KineticVet Introduces Branded Injectable Antihistamine

Cattle grazing
Cattle grazing
(File Photo)

The U.S. Food and Drug Administration has approved the use of KineticVet Re-Covr (tripelennamine hydrochloride injection), NADA # 006-417. It will be supplied as a sterile solution in multiple dose vials (250 mL) containing 20 mg per mL, according to the company.

Re-Covr is an injectable antihistamine indicated for use in cattle (beef and dairy) and horses.  It is approved for conditions in which antihistaminic therapy may be expected to lead to alleviation of some signs of disease, the company reports.

The product is available through animal health suppliers. For more information, call 877-786-9882 or visit    



Latest News

Mineral and Vitamin Considerations When Drylotting Cows

Managing cows in a drylot can be a way to maintain the herd when forage production is reduced. However, it's important to make sure cows are getting the vitamins and minerals they need.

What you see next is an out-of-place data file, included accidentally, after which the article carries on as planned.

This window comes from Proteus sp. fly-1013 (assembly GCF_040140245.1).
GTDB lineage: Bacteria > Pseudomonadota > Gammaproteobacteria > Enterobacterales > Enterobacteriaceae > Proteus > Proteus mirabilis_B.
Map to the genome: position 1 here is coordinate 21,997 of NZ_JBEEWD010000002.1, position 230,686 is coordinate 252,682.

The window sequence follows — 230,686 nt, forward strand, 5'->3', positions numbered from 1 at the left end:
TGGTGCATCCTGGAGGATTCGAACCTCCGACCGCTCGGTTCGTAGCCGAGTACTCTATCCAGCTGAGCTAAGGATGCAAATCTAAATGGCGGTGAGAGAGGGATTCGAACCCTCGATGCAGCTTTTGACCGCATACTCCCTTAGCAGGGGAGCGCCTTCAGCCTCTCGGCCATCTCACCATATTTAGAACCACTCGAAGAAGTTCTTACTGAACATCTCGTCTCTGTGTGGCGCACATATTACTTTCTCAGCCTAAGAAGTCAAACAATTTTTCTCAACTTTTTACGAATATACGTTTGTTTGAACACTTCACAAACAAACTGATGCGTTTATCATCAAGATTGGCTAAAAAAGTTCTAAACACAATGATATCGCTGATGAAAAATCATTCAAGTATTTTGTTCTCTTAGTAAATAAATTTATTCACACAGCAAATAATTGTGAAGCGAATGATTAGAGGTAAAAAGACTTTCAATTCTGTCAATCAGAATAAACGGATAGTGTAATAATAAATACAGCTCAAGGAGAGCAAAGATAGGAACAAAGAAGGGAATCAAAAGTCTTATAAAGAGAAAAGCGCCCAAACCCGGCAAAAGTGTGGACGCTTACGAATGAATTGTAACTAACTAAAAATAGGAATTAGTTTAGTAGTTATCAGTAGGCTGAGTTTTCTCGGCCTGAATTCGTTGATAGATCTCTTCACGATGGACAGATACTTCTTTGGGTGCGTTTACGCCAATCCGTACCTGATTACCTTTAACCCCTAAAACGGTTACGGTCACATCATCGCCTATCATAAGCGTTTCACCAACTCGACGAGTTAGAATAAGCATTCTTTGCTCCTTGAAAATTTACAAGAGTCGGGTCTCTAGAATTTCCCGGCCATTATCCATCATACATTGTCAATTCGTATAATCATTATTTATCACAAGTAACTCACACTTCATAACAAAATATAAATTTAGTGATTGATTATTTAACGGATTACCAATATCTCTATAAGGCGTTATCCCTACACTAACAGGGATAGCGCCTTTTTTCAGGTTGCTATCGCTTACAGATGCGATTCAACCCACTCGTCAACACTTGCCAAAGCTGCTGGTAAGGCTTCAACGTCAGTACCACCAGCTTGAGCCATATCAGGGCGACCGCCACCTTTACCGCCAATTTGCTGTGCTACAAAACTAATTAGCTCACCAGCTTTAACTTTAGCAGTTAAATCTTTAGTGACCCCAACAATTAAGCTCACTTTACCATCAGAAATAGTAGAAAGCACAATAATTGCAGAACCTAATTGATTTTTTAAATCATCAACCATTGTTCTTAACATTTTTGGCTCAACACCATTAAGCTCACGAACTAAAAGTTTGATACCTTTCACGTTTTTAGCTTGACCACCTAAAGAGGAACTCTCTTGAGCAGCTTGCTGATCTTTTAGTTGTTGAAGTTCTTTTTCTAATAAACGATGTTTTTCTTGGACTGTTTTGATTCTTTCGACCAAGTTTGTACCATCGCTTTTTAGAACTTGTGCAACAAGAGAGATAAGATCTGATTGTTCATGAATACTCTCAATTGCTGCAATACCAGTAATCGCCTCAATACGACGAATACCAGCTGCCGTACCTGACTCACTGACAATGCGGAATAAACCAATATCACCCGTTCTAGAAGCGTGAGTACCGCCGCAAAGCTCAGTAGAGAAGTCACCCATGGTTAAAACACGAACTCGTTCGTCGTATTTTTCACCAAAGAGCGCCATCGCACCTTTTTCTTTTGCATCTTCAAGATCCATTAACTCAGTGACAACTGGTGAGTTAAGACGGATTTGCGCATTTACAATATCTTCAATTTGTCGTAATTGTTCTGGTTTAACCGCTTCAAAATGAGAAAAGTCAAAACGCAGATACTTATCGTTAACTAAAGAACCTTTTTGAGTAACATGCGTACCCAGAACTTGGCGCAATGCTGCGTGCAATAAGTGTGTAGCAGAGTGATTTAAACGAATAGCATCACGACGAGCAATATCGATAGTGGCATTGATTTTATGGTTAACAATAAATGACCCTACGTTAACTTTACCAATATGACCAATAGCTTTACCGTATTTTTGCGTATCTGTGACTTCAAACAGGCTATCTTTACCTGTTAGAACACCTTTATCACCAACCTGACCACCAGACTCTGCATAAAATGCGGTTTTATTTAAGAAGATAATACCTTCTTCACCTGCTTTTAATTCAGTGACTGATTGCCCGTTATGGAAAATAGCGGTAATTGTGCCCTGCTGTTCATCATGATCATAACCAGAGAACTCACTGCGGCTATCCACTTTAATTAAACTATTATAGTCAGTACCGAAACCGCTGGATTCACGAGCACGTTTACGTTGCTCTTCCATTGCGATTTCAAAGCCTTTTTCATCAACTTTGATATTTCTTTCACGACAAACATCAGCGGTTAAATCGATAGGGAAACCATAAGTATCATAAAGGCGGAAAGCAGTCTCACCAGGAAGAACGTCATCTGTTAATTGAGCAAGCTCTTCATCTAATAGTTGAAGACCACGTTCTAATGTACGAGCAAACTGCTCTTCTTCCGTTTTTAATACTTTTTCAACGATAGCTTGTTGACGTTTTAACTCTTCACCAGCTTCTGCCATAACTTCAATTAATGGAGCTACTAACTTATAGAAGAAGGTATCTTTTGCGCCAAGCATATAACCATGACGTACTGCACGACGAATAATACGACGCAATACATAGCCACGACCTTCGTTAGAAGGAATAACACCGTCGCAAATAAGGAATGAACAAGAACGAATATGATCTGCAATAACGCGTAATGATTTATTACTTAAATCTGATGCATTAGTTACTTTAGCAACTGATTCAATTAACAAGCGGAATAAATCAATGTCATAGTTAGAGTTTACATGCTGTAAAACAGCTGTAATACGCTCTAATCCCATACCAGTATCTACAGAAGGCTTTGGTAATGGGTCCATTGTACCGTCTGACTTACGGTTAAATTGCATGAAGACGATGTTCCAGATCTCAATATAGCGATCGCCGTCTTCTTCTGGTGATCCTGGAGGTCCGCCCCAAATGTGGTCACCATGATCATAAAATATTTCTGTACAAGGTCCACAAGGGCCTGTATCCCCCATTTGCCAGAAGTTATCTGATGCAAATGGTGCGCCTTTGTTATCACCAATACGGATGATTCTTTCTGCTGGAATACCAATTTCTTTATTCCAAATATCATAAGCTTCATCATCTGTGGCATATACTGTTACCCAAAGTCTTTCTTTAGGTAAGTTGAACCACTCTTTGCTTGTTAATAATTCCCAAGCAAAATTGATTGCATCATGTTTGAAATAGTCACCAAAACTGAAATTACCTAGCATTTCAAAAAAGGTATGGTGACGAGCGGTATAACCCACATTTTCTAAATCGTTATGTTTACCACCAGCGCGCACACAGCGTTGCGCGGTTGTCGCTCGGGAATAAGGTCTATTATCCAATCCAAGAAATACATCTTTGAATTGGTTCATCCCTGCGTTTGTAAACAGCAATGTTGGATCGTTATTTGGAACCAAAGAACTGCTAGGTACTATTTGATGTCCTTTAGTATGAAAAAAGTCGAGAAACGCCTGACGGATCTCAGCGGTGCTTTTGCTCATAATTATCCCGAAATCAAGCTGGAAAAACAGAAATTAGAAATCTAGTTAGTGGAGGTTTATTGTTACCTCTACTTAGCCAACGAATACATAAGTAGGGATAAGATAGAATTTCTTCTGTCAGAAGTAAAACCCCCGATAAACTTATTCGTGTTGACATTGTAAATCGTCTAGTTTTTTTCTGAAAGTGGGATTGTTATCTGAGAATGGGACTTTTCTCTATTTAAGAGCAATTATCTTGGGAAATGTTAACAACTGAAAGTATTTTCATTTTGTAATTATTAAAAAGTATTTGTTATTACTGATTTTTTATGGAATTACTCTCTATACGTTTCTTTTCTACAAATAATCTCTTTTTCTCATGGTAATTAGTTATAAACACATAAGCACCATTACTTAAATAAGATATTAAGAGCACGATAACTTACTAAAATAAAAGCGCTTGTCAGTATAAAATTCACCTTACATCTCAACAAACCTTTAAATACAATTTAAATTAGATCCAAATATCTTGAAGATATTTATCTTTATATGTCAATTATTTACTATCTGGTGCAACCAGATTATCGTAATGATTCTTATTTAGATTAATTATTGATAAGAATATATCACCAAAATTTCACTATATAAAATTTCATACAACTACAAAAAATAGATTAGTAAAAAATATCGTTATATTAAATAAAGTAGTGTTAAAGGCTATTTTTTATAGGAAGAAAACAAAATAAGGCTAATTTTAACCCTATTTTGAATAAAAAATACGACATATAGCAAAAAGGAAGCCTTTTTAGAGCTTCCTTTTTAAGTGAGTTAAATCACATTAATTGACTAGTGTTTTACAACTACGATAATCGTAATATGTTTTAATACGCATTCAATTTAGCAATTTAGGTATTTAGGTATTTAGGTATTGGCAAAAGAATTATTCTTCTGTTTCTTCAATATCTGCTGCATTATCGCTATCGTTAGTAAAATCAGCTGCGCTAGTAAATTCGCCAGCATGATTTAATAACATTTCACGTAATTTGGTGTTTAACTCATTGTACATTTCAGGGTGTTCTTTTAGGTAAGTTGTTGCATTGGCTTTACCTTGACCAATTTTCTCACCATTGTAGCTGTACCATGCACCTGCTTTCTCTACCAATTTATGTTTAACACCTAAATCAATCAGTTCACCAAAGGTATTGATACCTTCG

For the Love of the Game, How Agriculture Helped Birth the Game of Basketball

It may not seem like basketball has a strong connection to agriculture, but from the balls used in the NBA, to the sport itself, agriculture has direct ties to a sport that takes over televisions during March Madness.

Over-the-Counter Antibiotics: What You Need to Know Before June 11

On June 11, FDA’s Guidance for Industry #263 brings 91 over-the-counter antimicrobial products from OTC to prescription oversight. Three experts weigh in on why you need to prepare for this change now.

'Sacrifice Pastures' Spare Best Cattle Grazing Pastures

So-called “sacrifice pastures” might be needed to help promote forage production the rest of this cattle grazing season.

Cattle Chat: Understanding Hardware Disease

Cattle sometimes eat objects that they shouldn’t. On a recent Cattle Chat podcast, veterinarians discussed the signs of hardware disease and offered suggestions on ways to manage the incidence.

12 Ways to Prevent the Spread of Disease in Feedlots

Sound management, health protocols and facilities maintenance can help achieve the ultimate goal of keeping cattle healthy and productive.